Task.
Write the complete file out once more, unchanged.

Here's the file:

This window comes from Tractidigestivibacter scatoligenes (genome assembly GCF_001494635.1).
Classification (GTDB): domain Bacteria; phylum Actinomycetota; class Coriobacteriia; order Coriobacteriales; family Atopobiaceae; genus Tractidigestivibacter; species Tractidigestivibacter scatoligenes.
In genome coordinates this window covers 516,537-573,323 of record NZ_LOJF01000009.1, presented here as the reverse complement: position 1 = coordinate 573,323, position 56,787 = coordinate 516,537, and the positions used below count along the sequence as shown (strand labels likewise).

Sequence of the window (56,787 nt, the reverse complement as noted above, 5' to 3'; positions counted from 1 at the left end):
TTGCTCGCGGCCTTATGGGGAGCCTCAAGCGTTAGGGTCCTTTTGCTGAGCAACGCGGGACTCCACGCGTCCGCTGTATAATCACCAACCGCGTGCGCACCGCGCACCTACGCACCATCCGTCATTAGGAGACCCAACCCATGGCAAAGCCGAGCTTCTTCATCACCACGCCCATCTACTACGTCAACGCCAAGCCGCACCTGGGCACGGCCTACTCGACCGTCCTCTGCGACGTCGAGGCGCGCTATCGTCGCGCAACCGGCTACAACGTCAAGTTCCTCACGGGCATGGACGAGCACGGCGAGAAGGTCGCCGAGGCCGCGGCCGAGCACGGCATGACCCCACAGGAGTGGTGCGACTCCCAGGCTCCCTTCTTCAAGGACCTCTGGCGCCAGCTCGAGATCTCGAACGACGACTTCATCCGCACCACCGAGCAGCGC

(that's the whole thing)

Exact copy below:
This window comes from Tractidigestivibacter scatoligenes (genome assembly GCF_001494635.1).
Classification (GTDB): domain Bacteria; phylum Actinomycetota; class Coriobacteriia; order Coriobacteriales; family Atopobiaceae; genus Tractidigestivibacter; species Tractidigestivibacter scatoligenes.
In genome coordinates this window covers 516,537-573,323 of record NZ_LOJF01000009.1, presented here as the reverse complement: position 1 = coordinate 573,323, position 56,787 = coordinate 516,537, and the positions used below count along the sequence as shown (strand labels likewise).

Sequence of the window (56,787 nt, the reverse complement as noted above, 5' to 3'; positions counted from 1 at the left end):
TTGCTCGCGGCCTTATGGGGAGCCTCAAGCGTTAGGGTCCTTTTGCTGAGCAACGCGGGACTCCACGCGTCCGCTGTATAATCACCAACCGCGTGCGCACCGCGCACCTACGCACCATCCGTCATTAGGAGACCCAACCCATGGCAAAGCCGAGCTTCTTCATCACCACGCCCATCTACTACGTCAACGCCAAGCCGCACCTGGGCACGGCCTACTCGACCGTCCTCTGCGACGTCGAGGCGCGCTATCGTCGCGCAACCGGCTACAACGTCAAGTTCCTCACGGGCATGGACGAGCACGGCGAGAAGGTCGCCGAGGCCGCGGCCGAGCACGGCATGACCCCACAGGAGTGGTGCGACTCCCAGGCTCCCTTCTTCAAGGACCTCTGGCGCCAGCTCGAGATCTCGAACGACGACTTCATCCGCACCACCGAGCAGCGC